Beatty’s despatch claimed that Lion achieved a speed of 28.5 knots, although the highest given in her log was 27 knots. Indomitable could make only 25 knots. so fell behind. New Zealand claimed to have managed 27 knots, a knot faster than in her trials two years before. At 9:52 am Beatty had to slow down to 24 knots so that his squadron could keep close enough together to support each another.

The German claimed maximum speeds of about 28 knots for their three battlecruisers, but they were held back by Blücher, which managed only just over 22 knots, below her designed speed. The German squadron stayed together until 9:30 am, when the battlecruisers increased speed to 23 knots, pulling away from Blücher.

By 09:05 am all three 13.5 inch gun ships were firing on Blücher. The two 12 inch armed ones were still out of range. At 09:24 am Lion switched her fire to Derfflinger. The three German battlecruisers were all firing on Lion. At 09:35 am Beatty ordered his ships to fire on their opposite number in the enemy line.

This should have meant Lion at Seydlitz, Tiger at Moltke, Princess Royal at Derfflinger and New Zealand at Blücher; Indomitable was out of range. However, Tiger, not realising that one British ship was not able to fire, targeted Seydlitz, meaning Moltke was not being fired at and creating spotting problems for Lion and Tiger.

At 09:43 am Lion hit Seydlitz’s aft turret, creating a cordite fire that put the two aft turrets out of action and required the flooding of the magazine. However, Lion was suffering heavy damage and started to lose speed from 10:45 am. Blücher, which by then was on fire, turned north in an attempt to escape at about the same time.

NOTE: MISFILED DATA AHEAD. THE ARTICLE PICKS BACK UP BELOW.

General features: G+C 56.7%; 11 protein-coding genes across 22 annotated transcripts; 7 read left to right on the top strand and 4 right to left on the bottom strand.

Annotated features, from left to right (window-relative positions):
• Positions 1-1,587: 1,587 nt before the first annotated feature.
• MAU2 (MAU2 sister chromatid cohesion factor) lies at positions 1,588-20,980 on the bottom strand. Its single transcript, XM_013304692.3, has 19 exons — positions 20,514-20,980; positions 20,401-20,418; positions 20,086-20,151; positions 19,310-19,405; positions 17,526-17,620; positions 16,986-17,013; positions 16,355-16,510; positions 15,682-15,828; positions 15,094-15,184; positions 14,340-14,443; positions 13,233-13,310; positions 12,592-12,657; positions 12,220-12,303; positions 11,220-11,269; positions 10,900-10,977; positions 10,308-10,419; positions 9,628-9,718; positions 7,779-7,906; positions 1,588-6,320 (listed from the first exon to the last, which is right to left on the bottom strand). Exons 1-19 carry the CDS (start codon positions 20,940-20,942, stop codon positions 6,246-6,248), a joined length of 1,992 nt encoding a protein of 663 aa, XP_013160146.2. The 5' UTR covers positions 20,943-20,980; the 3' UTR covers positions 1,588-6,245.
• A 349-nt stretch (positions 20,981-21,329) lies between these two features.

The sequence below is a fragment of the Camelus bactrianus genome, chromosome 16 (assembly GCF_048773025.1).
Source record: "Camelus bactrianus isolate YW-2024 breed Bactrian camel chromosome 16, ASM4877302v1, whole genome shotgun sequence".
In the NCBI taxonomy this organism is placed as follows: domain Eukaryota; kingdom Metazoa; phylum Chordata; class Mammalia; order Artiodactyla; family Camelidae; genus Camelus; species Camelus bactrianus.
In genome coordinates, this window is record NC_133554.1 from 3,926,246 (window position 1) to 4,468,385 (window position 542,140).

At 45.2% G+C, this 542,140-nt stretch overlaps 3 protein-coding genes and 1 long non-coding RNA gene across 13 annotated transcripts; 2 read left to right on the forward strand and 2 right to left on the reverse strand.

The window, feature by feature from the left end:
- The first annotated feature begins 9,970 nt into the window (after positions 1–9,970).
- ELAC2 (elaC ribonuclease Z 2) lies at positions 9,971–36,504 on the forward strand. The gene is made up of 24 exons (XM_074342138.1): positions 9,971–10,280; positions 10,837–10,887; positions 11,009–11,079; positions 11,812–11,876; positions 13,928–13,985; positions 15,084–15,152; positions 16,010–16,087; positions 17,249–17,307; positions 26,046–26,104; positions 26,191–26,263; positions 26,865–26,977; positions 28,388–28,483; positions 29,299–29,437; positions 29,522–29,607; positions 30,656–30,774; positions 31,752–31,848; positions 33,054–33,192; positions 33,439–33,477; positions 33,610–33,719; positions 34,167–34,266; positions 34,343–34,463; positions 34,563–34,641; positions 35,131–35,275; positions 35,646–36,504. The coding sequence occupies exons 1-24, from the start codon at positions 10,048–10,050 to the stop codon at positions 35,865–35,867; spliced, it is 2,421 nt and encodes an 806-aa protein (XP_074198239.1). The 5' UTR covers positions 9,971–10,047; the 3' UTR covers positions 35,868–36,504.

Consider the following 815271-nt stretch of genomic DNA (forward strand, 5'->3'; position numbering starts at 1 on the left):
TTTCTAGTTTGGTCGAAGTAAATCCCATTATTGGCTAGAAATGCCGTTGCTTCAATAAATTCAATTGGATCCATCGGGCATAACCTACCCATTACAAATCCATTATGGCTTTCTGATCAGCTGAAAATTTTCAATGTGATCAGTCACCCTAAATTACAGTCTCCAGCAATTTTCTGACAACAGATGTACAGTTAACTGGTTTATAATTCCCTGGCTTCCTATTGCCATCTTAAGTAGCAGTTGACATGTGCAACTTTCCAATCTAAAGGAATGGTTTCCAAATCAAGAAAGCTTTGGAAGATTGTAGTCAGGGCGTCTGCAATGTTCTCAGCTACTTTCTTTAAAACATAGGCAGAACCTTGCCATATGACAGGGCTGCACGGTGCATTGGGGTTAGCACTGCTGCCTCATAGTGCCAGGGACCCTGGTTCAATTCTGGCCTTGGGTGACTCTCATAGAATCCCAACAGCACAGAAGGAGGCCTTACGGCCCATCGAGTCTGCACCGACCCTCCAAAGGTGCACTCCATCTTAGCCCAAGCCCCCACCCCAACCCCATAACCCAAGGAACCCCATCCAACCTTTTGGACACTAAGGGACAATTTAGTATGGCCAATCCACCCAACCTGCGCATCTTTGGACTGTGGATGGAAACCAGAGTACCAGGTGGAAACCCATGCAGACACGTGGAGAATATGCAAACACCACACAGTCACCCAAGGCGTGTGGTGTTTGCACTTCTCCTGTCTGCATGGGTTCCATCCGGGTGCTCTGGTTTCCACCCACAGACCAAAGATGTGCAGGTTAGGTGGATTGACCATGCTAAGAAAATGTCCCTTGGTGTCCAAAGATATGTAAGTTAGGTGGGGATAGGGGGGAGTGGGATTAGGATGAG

At 10:54 Lion thought that she had spotted a periscope, almost certainly wrongly as the German Official History later stated that there were no U-boats in the area.[10] Beatty therefore ordered a turn to port, taking the course to North North East . Hipper ordered a torpedo boat attack on the battlecruisers at 11:00 am, but it was cancelled at 11:07 am because of their change of course.

Lion had been hit 15 times, her port engine was stopped, all her lights were out, her speed was down to 15 knots, she was listing 10 degrees to port, her searchlights and wireless were out of action and she had only two signal halliards.

The rest of the squadron had to immediately resume the chase in order to take advantage of an opportunity to destroy the German squadron, but it was lost because of signalling errors. Beatty ordered two signals to be raised: ‘Course N.E’ and ‘Attack the rear of the enemy.’ They were then followed by ‘Keep nearer the enemy – repeat the signal Admiral is now making.’

Beatty’s intention was that the squadron should head north east, taking it clear of any mines that he wrongly feared the German torpedo boats might have dropped, and cutting Blücher off from the German battlecruisers. However, Blücher was north east of the British squadron and Moore, who was now in command since Lion could not keep up, did not know why Beatty had ordered the earlier turn.